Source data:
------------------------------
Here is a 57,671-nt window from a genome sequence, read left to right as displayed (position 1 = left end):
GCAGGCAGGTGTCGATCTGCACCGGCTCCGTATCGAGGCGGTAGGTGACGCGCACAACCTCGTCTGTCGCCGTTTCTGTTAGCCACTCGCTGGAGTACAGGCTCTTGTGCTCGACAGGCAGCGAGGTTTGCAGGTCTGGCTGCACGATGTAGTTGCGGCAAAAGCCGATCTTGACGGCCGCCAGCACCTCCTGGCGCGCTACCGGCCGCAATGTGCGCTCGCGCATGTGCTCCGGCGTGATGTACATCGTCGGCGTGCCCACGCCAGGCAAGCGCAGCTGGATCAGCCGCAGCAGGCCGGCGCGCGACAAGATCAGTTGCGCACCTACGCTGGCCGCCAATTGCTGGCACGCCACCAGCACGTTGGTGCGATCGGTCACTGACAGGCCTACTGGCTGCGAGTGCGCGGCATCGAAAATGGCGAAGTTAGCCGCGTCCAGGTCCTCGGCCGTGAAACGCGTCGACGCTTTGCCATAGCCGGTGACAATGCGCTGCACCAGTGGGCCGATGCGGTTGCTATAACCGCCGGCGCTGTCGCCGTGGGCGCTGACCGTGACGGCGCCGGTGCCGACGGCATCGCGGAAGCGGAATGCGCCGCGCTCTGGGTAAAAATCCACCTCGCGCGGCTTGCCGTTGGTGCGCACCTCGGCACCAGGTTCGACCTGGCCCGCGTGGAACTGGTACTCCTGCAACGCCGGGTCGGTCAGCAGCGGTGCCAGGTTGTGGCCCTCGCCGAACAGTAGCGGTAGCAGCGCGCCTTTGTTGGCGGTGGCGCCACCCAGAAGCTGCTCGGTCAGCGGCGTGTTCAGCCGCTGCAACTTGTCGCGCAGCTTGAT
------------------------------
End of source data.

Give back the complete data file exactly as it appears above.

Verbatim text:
Here is a 57,671-nt window from a genome sequence, read left to right as displayed (position 1 = left end):
GCAGGCAGGTGTCGATCTGCACCGGCTCCGTATCGAGGCGGTAGGTGACGCGCACAACCTCGTCTGTCGCCGTTTCTGTTAGCCACTCGCTGGAGTACAGGCTCTTGTGCTCGACAGGCAGCGAGGTTTGCAGGTCTGGCTGCACGATGTAGTTGCGGCAAAAGCCGATCTTGACGGCCGCCAGCACCTCCTGGCGCGCTACCGGCCGCAATGTGCGCTCGCGCATGTGCTCCGGCGTGATGTACATCGTCGGCGTGCCCACGCCAGGCAAGCGCAGCTGGATCAGCCGCAGCAGGCCGGCGCGCGACAAGATCAGTTGCGCACCTACGCTGGCCGCCAATTGCTGGCACGCCACCAGCACGTTGGTGCGATCGGTCACTGACAGGCCTACTGGCTGCGAGTGCGCGGCATCGAAAATGGCGAAGTTAGCCGCGTCCAGGTCCTCGGCCGTGAAACGCGTCGACGCTTTGCCATAGCCGGTGACAATGCGCTGCACCAGTGGGCCGATGCGGTTGCTATAACCGCCGGCGCTGTCGCCGTGGGCGCTGACCGTGACGGCGCCGGTGCCGACGGCATCGCGGAAGCGGAATGCGCCGCGCTCTGGGTAAAAATCCACCTCGCGCGGCTTGCCGTTGGTGCGCACCTCGGCACCAGGTTCGACCTGGCCCGCGTGGAACTGGTACTCCTGCAACGCCGGGTCGGTCAGCAGCGGTGCCAGGTTGTGGCCCTCGCCGAACAGTAGCGGTAGCAGCGCGCCTTTGTTGGCGGTGGCGCCACCCAGAAGCTGCTCGGTCAGCGGCGTGTTCAGCCGCTGCAACTTGTCGCGCAGCTTGAT